Virginia city council votes to forbid ‘pornographic’ concerts

Wednesday, March 3, 1999

The shock-rock band Marilyn Manson may have lost one of its regular venues now that the Richmond, Va., City Council has passed an ordinance criminalizing pornographic performances at which minors might be present.

No more displays of oversized, fake genitalia. No more stage presentations of songs with explicit lyrics.

The Richmond City Council passed the ordinance last week, directing the management of the city-owned Richmond Coliseum to tell performers about the rules and “to penalize any pornographic performance for minors through contract provisions and vigorous enforcement of applicable criminal laws.”

A violation of the new city law — which covers performances only on city-owned property — could bring “a substantial financial penalty,” the ordinance states.

The new ordinance defines a pornographic performance as one that contains any of the following: a display of male or female genitalia; sadistic, masochistic or violent sexual relationships; sexual relations with a child, corpse or animal; rape or incest; any sex act, including sexual intercourse.

The Richmond City Council's action is the latest example of ongoing efforts to regulate live performances, particularly those deemed “harmful to minors.” Proposals elsewhere in the nation have ranged from the development of rating systems, such as those used for movies, to outright banning of offensive acts.

In Michigan, a state senator has drafted a bill requiring parental-advisory warnings on tickets and advertisements for concerts by performers whose albums bear such stickers.

In Charlotte, N.C., last fall, a coliseum authority board rescinded threats to cancel an upcoming Marilyn Manson concert but said it would consider imposing concert ratings on future performances.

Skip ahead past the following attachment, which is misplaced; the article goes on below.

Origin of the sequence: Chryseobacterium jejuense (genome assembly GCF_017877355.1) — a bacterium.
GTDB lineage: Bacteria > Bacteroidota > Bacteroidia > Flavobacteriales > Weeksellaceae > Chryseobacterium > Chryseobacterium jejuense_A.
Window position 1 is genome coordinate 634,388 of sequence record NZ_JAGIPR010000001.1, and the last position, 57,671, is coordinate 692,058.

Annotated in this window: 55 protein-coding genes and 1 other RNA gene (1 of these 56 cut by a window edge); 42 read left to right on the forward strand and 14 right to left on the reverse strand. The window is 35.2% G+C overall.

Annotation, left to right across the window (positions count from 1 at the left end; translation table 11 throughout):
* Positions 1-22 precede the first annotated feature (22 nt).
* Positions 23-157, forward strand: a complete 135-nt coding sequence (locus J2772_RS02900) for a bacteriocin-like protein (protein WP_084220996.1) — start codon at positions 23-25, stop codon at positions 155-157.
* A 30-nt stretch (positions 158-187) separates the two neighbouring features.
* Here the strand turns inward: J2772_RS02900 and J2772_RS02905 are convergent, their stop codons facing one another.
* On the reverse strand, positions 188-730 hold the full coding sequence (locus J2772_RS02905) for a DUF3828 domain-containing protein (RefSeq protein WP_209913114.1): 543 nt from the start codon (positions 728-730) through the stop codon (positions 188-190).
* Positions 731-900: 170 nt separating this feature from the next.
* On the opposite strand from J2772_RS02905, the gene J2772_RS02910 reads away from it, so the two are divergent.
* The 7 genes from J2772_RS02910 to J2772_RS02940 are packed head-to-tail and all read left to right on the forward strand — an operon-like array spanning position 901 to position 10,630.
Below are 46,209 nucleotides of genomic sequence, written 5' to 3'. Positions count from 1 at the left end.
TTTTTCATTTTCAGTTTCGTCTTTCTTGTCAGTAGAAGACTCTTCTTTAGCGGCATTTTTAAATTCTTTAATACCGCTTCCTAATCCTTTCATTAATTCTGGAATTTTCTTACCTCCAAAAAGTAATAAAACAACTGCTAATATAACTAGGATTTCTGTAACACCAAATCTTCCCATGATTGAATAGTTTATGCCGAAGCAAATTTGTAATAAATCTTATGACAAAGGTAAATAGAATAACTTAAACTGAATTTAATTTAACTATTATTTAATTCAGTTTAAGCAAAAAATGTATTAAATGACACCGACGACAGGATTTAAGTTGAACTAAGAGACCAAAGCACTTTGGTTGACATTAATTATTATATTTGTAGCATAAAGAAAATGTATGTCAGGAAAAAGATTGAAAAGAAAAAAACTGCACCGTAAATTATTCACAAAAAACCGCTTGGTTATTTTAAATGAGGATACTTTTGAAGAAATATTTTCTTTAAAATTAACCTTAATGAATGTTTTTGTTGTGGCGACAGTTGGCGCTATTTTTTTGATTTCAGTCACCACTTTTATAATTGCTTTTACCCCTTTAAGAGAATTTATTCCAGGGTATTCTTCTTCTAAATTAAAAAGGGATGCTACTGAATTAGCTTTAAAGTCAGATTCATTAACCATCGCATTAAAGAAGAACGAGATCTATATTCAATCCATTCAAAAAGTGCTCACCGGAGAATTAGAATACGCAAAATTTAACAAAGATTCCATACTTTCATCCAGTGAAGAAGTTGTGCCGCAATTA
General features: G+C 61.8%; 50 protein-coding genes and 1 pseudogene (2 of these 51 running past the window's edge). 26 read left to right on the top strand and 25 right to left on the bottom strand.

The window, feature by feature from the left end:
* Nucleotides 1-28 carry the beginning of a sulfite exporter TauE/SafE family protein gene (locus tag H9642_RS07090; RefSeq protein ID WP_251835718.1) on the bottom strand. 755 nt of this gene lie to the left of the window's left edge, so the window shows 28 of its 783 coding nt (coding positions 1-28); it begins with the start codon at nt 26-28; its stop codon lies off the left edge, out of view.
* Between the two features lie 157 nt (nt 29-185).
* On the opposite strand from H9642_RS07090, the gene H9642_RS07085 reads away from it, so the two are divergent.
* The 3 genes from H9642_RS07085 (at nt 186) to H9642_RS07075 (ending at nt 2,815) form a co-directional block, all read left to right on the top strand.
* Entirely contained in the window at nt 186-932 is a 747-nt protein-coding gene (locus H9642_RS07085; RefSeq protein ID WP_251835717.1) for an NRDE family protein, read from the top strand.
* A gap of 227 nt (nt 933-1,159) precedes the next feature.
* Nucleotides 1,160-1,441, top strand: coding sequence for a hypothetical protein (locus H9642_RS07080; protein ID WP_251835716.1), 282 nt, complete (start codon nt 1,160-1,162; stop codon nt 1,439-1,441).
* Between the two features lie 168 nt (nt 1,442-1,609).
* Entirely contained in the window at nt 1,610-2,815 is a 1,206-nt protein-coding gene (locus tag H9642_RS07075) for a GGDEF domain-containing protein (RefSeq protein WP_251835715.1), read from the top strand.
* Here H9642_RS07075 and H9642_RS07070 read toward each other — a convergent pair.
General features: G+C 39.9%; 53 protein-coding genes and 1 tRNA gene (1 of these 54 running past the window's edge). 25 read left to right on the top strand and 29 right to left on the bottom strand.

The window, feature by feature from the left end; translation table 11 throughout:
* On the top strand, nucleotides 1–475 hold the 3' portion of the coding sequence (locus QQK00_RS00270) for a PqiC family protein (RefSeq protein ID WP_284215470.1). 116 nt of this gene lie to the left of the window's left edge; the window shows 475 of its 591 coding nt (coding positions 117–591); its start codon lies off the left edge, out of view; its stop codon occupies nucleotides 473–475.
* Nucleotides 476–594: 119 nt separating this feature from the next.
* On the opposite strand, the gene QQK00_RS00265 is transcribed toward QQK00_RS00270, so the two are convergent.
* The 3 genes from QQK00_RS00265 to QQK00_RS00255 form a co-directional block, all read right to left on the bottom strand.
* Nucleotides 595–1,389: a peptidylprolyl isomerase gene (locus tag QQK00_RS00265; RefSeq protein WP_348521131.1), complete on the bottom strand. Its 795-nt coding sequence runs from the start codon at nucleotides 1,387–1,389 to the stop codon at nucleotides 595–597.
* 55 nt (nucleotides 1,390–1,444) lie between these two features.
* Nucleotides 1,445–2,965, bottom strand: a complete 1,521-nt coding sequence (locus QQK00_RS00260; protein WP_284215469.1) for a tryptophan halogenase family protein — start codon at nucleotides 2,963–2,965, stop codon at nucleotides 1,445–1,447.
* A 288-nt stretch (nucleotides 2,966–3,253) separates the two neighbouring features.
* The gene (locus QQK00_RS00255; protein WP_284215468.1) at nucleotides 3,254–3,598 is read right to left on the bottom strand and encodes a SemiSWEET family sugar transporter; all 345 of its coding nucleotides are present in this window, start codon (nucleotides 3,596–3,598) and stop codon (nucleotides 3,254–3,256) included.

Free-speech advocates contend such government impositions on concerts amount to prior restraint on expression. They say these restrictions will cause many musicians, including those who aren't considered outrageous or pornographic, to revise their concert performances.

As drafted, the Richmond ordinance notes the First Amendment implications but says the city has the duty to balance “the right of free expression against the interest of society in protecting its children and providing for their normal maturation and emotional development.”

Councilman John A. Conrad, the ordinance's sponsor, says the new law passes constitutional muster.

“I really don't have time to tilt at all of these windmills that the ACLU puts forth,” Conrad said. “All of these things they raise are immaterial. This ordinance has been reviewed, drafted and approved by our attorneys to conform with the First Amendment.”

Conrad said he sponsored the ordinance partly in response to a 1997 Marilyn Manson concert in Richmond, a performance many residents deemed “pornographic and masochistic.”

At the time, the council passed a resolution canceling the performance but eventually withdrew it. Larry E. Chavis, then Richmond's mayor, offered Marilyn Manson money to not perform, but the band refused the payment and kept its concert date.

A publicist for the band didn't return a call.

John Woods, co-founder of Rock Out Censorship, called the new Richmond law dangerous and unenforceable.

“And it's a ridiculous law because live shows are so hard to regulate,” Woods said. “Most bands never stick to the same pattern every night. One night, they may be pretty tame, but on another night they may be different. A lot of it depends on the reaction of the audience.

“But it doesn't surprise me,” Woods said. “I think we will see a lot more of this.”